Medicare can be confusing, but I can simplify it for you by breaking it down. Let’s start with the basics of Medicare. In this article we will answer two questions to get started. What is Medicare and what are the 4 main parts of Medicare.
What is Medicare?
Medicare is health insurance available to almost all seniors when they turn age 65. It is available to people under age 65 with certain disabilities or End Stage Renal Disease. Most people get Part A automatically and free if either spouse worked and paid Medicare taxes for at least 10 years.
If you start Social Security before age 65, Medicare enrollment is automatic. If this is the case your Part B will be deducted monthly from your Social Security. If you are not already signed up for Social Security, then you will be billed quarterly for Part B.
Your initial enrollment period lasts 7 months. It begins 3 months before your 65th birthday, includes your birthday month, and lasts 3 months after you turn 65.
If you have Creditable group health insurance, then you may delay enrolling in Part B without a penalty. If you are actively working or getting coverage through a working spouse. If getting coverage from an employer or less than 20 employees, it is recommended you sign up for A and B regardless of work status.
What are the 4 main parts of Medicare?
Hospital, skilled nursing, hospice, some home health.
Doctors services, outpatient services, lab test, medical equipment, preventative services.
For 2020, the standard Part B premium is $144.60.
Higher incomes have an adjustment to their part B premium referred to as IRMAA (Income-Related Monthly Adjustment Amount). The screen will show this adjustment. To calculate IRMAA you would look back at income from 2 years prior. So, if you retire in 2020 then you will use your 2018 income to see if the IRMAA adjustment applies. You could appeal the IRMAA tax if you had a big income change over the 2-year period. You would appeal with Social Security.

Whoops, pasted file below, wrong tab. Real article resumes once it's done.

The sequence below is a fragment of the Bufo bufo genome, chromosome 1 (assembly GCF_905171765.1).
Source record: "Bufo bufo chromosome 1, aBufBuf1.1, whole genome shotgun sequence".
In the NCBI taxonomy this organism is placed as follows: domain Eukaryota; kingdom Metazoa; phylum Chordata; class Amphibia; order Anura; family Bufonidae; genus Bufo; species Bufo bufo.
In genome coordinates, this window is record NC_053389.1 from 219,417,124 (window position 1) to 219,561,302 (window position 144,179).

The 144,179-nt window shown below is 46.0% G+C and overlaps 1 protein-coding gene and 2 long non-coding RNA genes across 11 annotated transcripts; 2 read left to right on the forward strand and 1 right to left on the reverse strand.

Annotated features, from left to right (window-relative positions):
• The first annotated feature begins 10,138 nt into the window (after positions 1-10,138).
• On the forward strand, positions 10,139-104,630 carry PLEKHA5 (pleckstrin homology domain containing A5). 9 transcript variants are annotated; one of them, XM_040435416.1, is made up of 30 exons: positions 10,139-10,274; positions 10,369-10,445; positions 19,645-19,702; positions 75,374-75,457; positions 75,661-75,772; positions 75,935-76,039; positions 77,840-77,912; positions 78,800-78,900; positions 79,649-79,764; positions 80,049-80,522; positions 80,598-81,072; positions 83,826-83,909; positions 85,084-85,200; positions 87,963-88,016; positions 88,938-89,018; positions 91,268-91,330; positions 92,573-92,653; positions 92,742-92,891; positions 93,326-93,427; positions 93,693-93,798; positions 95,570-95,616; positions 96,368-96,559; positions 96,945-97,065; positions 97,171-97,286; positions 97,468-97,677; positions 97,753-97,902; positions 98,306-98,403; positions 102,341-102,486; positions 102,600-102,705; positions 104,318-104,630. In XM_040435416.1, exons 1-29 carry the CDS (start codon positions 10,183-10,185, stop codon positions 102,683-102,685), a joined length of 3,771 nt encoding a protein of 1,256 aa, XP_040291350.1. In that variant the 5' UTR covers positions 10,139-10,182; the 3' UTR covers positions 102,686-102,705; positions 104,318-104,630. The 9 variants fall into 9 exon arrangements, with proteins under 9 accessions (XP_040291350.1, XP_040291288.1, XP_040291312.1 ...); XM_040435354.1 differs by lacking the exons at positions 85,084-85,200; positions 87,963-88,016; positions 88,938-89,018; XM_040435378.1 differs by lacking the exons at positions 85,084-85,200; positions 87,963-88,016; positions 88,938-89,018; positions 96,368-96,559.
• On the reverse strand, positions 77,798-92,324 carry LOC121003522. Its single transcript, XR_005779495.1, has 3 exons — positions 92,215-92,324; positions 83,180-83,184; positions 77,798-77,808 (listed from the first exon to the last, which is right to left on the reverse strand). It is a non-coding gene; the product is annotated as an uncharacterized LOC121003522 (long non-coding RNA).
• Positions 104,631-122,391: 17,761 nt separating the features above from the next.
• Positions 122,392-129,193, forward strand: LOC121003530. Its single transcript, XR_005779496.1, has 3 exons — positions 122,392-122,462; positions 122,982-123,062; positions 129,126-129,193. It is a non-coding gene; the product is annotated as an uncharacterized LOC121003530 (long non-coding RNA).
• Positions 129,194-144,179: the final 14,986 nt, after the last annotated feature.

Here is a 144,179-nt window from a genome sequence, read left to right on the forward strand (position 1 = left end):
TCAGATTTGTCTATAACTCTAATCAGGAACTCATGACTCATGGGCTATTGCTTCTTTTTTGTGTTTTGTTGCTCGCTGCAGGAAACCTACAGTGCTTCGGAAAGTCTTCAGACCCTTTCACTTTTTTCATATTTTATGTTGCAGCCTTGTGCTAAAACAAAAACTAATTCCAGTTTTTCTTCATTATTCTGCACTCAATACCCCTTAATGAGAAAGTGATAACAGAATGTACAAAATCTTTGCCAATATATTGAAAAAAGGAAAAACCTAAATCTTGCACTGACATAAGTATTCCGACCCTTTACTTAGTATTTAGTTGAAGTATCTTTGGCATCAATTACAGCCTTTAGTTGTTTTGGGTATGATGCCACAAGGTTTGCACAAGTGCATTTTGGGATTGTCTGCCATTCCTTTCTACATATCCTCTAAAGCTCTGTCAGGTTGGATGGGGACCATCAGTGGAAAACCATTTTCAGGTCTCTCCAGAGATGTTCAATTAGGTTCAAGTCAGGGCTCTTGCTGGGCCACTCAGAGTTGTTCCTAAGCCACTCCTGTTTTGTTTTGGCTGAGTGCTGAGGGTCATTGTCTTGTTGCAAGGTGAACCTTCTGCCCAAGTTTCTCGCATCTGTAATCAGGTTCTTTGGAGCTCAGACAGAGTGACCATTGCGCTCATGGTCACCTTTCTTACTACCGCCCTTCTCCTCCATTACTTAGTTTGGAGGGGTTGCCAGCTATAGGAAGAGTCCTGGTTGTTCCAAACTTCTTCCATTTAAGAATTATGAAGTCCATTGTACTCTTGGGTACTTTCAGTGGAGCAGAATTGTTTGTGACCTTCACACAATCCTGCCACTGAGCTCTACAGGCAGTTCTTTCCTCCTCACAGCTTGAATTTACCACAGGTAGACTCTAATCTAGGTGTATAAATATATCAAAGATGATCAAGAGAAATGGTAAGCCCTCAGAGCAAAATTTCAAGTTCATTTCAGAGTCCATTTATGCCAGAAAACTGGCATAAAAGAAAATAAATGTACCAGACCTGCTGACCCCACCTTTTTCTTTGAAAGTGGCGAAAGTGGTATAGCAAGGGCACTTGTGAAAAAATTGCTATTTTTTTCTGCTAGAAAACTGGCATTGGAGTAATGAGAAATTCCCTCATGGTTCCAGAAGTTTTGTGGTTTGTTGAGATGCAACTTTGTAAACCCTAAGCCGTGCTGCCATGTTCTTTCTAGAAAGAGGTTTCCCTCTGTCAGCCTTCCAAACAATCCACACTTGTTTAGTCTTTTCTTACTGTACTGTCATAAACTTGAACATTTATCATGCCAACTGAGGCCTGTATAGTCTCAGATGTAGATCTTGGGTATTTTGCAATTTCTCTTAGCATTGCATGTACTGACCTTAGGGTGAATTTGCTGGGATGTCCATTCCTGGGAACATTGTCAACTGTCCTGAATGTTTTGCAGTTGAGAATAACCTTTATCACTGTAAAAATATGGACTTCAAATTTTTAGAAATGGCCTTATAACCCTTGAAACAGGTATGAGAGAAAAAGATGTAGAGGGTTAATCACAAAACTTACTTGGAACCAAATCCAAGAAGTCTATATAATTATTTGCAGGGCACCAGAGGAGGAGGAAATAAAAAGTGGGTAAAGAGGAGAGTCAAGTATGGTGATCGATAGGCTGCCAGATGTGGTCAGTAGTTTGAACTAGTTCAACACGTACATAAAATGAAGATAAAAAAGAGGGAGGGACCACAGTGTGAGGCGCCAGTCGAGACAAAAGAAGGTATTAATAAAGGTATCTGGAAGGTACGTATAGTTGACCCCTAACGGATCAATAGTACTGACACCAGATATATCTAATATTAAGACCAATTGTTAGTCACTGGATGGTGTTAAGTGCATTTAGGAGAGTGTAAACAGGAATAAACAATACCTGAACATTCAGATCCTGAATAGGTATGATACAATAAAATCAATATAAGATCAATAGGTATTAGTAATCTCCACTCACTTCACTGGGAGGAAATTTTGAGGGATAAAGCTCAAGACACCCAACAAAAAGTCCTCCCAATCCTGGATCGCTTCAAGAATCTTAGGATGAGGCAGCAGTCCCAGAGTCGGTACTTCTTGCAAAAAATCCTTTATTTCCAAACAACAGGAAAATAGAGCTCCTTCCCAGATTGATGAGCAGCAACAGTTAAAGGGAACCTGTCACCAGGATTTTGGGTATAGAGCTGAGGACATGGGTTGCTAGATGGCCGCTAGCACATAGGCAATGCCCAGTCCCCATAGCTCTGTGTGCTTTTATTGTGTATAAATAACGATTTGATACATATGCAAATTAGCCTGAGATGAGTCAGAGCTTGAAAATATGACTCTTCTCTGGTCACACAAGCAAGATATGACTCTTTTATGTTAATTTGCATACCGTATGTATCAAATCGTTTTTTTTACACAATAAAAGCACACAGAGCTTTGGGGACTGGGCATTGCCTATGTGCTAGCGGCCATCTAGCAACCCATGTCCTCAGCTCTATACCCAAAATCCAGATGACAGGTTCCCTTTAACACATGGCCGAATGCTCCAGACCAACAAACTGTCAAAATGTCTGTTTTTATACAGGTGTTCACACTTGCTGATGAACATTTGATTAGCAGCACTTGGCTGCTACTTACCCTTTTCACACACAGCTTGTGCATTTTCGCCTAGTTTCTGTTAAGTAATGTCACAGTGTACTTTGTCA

Although there are 4 Parts of Medicare, there are 2 distinct paths. You must choose one or the other. The first path is original Medicare where you receive Parts A & B and typically add Part D drug coverage. You can choose to add a Medicare supplement and part D stand-alone drug plan. Path 2 is Medicare Advantage. If you choose this path, you will still pay your Part B Premium. But you will get Parts A & B and all of your insurance through a private insurance company. With Medicare Advantage all your insurance, including your prescription drug insurance, is combined. There is typically a network of Doctors and hospitals. There are pros and cons to each type of coverage. I have separate videos that compare the pros and cons of original Medicare versus Medicare Advantage. Actuarially, Original Medicare and Medicare Advantage are equivalent.
Part D is for prescription drug coverage. You purchase Part D if you are staying in original Medicare. Just like Part B, the IRMAA adjustment effects Part D for those who have a higher income. Also, part D plans are given a star rating from 1 to 5 stars from the Center for Medicare & Medicaid Services. If you choose Medicare Advantage, then generally the plan will include Part D. However, there are Medicare Advantage only plans.
It isn’t difficult to see why people get so confused when it comes to making decisions around Medicare but rest assured that we are here to help. We can walk you through the decisions, the timelines and more so that you feel confident in your decision and your coverage.
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